Networking: Why you’re probably doing it all wrong

Andrea Howe
Category : Weekly tips December 15, 2014

This post is part of our Weekly Tips series.

If you’re like most business professionals, you’re not short on holiday parties and networking events to attend. And, like most of us, you’re probably going about it wrong.

As a junior consultant, I was taught that a successful networking event was one where (1) I confidently delivered my “elevator speech” as many times as possible, and (2) I collected as many business cards as I could. The result: I spent most of my time awkwardly engaging in shallow conversation with a lot of people. And I left with a stack of business cards that eventually got thrown out because there was no meaningful way to connect. I also learned to really dislike networking.

Networking falls apart, like most relationships do, when you are overly focused on your own needs and put them ahead of the good of the relationship. The goal of most business networking is to make new connections to get more business. The goal of trust-based networking is to help other people develop their businesses.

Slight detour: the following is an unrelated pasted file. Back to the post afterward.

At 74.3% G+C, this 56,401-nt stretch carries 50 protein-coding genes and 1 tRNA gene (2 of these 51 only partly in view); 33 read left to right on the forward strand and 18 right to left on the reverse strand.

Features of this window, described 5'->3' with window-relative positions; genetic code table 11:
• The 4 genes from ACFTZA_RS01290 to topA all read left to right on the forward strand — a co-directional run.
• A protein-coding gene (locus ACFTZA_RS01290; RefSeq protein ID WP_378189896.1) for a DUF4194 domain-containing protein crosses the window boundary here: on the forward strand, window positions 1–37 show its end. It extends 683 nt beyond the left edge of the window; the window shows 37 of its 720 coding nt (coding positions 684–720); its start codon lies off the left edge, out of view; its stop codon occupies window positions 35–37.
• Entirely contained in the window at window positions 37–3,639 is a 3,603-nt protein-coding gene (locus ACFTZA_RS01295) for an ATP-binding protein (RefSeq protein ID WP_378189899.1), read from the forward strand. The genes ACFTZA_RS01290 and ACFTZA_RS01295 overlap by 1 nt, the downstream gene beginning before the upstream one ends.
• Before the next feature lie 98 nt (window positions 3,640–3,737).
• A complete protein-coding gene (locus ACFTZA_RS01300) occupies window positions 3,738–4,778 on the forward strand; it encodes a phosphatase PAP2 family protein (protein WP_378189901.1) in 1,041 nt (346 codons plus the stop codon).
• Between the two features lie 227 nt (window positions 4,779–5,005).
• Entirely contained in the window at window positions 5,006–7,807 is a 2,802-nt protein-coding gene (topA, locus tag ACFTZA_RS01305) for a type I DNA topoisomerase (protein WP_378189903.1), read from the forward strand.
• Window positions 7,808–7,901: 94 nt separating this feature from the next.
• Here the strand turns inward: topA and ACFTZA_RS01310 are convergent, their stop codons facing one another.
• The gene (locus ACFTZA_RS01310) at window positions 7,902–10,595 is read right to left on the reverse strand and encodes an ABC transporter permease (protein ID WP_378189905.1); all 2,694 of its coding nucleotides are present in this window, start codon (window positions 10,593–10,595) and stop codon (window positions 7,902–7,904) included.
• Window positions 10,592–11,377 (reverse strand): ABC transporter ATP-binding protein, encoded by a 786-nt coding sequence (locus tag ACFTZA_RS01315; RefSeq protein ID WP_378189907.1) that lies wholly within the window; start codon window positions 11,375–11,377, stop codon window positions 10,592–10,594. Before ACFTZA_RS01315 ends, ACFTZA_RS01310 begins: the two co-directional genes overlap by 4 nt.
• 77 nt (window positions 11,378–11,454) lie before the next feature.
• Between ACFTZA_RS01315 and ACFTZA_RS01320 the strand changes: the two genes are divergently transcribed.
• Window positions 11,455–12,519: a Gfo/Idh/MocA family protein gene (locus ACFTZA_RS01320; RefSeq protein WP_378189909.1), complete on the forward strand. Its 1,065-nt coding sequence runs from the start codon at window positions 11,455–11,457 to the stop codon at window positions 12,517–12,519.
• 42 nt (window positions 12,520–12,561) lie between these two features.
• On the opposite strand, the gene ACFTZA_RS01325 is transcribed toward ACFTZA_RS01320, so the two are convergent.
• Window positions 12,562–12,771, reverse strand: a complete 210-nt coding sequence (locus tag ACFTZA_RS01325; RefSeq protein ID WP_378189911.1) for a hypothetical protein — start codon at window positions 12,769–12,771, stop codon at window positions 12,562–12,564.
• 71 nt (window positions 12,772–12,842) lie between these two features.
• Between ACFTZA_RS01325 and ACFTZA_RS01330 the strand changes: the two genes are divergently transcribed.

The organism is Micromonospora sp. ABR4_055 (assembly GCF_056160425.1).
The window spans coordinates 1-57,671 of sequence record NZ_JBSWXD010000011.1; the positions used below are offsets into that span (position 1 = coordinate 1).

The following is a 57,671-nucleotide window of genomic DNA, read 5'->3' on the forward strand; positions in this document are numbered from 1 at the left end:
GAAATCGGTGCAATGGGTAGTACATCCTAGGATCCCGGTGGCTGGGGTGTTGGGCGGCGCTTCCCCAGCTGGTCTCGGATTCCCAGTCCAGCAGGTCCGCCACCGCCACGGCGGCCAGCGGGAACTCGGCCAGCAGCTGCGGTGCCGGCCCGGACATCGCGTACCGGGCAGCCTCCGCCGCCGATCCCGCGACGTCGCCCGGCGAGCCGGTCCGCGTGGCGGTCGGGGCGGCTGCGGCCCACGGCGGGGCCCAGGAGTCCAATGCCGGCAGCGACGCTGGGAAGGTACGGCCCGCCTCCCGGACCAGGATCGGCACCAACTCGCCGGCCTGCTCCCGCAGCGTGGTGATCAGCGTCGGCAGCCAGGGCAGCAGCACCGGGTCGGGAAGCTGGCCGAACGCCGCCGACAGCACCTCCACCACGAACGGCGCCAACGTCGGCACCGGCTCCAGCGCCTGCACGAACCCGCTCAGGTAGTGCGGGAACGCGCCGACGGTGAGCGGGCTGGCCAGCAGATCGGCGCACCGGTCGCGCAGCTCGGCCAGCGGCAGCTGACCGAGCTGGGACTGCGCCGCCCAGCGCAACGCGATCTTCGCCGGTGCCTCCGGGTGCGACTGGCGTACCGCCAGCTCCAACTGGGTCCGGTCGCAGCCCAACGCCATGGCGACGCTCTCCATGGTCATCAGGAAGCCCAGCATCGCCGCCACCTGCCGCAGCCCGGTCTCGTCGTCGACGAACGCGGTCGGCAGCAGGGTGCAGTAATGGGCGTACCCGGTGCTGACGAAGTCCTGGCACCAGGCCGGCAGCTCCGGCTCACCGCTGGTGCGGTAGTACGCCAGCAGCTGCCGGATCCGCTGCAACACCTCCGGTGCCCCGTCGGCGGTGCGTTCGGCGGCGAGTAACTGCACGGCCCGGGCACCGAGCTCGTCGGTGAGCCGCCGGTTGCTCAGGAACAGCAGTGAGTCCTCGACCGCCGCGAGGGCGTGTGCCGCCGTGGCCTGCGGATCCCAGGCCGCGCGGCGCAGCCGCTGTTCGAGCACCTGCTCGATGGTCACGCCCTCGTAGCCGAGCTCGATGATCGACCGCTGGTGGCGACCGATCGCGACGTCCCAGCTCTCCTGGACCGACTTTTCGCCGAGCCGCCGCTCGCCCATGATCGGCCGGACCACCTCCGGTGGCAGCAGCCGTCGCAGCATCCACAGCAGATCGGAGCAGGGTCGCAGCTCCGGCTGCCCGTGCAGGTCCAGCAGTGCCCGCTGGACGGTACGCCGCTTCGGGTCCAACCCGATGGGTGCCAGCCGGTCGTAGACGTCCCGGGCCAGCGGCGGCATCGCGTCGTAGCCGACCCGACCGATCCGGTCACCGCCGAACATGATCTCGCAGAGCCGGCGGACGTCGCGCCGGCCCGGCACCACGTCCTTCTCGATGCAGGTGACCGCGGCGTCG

Trust-based networking gives you a chance practice the same principles that apply to longer, deeper interactions through a series of many short interactions: focus on the other person, be willing to share and collaborate, assume that relationships will continue in the future, and believe that by serving others, you will be well-served yourself.

When you are networking with trust, you are also leading with trust.

Make It Real

This week, take a different approach to networking: Make it all about them. If you’re attending an event, make it your primary goal to introduce two people for their mutual benefit (not yours). If your opportunities are only virtual, find two people in your network who would greatly benefit from knowing one another and offer to make an introduction.

Learn More

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Andrea Howe

Andrea Howe

As the founder of The Get Real Project, I am the steward of our vision and our service offerings, as well as a workshop leader and keynote speaker. Above all else, I am an entrepreneur on a mission: to kick conventional business wisdom to the curb and transform how people work together as a result. I am also the co-author, with Charles H. Green, of The Trusted Advisor Fieldbook (Wiley, 2012).

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